Some of you might have gotten a flood of comment emails last night. Sorry about that. IT has not make sense of why it happened. In any case, thanks for bearing with us.

Well, I had been keeping up with celestial events lately. Especially since the eclipse is only 36 days away. What I have found out is that the sun is very active right now. And this high activity coincides with the eclipse on April 8th. Furthermore besides seeing the totality we may get to see prominences.

Our local star on Friday, i.e. the sun. The sun spots were visible including AR3590.

I had wanted to take a photo of AR3590 a few days before when I learned about it. But alas, it was cloudy. ;-( On Friday, I just barely got to see it as it had almost rotated out of view. In my photo it is barely visible under the label at the edge. This sun spot was huge coming in at 9 earths in size! Follow this link to see photos in full view.: Photos of AR3590, biggest sunspot of Solar Cycle 25 so far. FYI, the AR in the name means active region.

First of season Black Swallowtail!

With a light frost early Friday morning a bunch of our Mexican Plum flowers fell off unlike the petals that had fallen off individually in the wind the day before.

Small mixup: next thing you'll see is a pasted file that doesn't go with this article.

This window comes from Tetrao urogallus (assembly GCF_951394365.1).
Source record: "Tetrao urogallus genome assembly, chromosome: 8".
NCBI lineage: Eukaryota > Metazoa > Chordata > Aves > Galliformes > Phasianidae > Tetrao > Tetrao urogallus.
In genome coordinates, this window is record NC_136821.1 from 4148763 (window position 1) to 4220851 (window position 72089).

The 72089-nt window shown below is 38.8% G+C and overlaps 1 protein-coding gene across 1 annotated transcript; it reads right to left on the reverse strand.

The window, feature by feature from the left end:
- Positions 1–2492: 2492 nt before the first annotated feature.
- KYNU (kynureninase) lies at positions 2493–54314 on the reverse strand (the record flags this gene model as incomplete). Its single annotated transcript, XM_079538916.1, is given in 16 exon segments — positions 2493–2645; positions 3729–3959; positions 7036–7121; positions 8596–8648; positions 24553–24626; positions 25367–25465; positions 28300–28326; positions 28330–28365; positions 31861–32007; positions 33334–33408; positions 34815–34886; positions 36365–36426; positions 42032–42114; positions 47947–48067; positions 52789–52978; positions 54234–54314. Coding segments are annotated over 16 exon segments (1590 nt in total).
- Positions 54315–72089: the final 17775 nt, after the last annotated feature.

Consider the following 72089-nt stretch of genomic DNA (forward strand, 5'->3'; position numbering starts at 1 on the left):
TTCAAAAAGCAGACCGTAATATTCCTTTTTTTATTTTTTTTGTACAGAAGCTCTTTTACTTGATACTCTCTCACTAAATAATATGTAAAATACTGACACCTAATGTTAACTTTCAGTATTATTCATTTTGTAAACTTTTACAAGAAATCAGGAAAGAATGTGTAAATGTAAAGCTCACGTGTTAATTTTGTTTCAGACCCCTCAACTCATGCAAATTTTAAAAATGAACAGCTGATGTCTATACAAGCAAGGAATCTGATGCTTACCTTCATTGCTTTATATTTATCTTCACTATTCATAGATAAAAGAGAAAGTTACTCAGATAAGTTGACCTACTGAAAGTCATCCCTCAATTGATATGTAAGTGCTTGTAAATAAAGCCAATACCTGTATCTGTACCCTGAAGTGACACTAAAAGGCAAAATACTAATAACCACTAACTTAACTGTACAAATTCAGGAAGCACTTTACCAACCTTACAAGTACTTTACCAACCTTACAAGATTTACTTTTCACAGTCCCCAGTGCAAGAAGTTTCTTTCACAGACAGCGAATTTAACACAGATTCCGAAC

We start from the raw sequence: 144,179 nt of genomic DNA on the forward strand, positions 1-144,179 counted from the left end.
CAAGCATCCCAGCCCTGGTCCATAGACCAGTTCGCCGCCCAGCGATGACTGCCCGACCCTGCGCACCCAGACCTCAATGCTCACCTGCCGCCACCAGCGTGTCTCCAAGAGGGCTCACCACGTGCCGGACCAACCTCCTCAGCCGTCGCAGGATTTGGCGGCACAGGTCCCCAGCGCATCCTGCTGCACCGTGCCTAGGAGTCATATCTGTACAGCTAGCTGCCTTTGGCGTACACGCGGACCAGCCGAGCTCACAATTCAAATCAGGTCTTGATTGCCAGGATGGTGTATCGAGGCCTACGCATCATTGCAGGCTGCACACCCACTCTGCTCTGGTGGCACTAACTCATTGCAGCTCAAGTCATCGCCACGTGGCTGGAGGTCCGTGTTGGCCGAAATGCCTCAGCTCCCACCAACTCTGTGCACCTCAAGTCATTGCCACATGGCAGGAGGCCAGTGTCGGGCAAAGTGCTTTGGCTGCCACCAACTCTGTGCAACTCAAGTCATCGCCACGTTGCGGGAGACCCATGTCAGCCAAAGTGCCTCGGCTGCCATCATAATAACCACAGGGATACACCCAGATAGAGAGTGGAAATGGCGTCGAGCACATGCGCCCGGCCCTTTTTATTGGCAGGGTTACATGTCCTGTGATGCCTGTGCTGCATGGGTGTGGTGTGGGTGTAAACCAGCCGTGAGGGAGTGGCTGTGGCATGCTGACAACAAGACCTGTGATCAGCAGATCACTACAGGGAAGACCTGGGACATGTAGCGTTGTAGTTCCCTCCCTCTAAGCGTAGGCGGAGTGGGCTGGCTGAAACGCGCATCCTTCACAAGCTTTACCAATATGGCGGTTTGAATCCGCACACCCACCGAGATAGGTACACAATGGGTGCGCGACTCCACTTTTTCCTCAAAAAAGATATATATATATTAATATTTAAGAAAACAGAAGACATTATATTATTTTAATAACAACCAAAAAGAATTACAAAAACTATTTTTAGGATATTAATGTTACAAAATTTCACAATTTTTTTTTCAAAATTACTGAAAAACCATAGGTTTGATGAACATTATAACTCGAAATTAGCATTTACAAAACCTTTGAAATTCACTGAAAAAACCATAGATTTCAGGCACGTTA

Looking from the backside through the opening you can see the stamens.

Look mom no petals!

Pink Verbena (Glandularia pumila) has awaken! This species has a smaller flowers than its larger cousin Prairie Verbena (Glandularia bipinnatifida).

Now my settings on the camera are ready for the big event on April 8th. And now just hope that the clouds cooperate. And remember to always use the proper solar eclipse glasses to look at the sun. Even for your camera!

And Happy World Wildlife Day!

We Finally Know How Giant Sea Spiders Come Into This World

Researchers discover a new plant species whose name tells a story

State Parks Day Pass Reservations for Eclipse Open March 8

NOVA’s Great American Eclipse will premier April 3, 2024 at 9 pm on PBS.

Keep looking!

The more you know, the more you see and the more you see, the more you know


  1. I’ve seen a few small butterflies in my yard last day out two. Lots of things here getting green. Love the sunspots.

  2. From fairy lanterns to sea spiders to sunspots – all so unique. That solar prominence is really amazing – the size in relationship to the earth is eye opening.

  3. How do you protect your camera lens? What happens if you don’t? I didn’t know about doing that and pointed my camera at the sun on a tripod. Does the sun damage the lenses?

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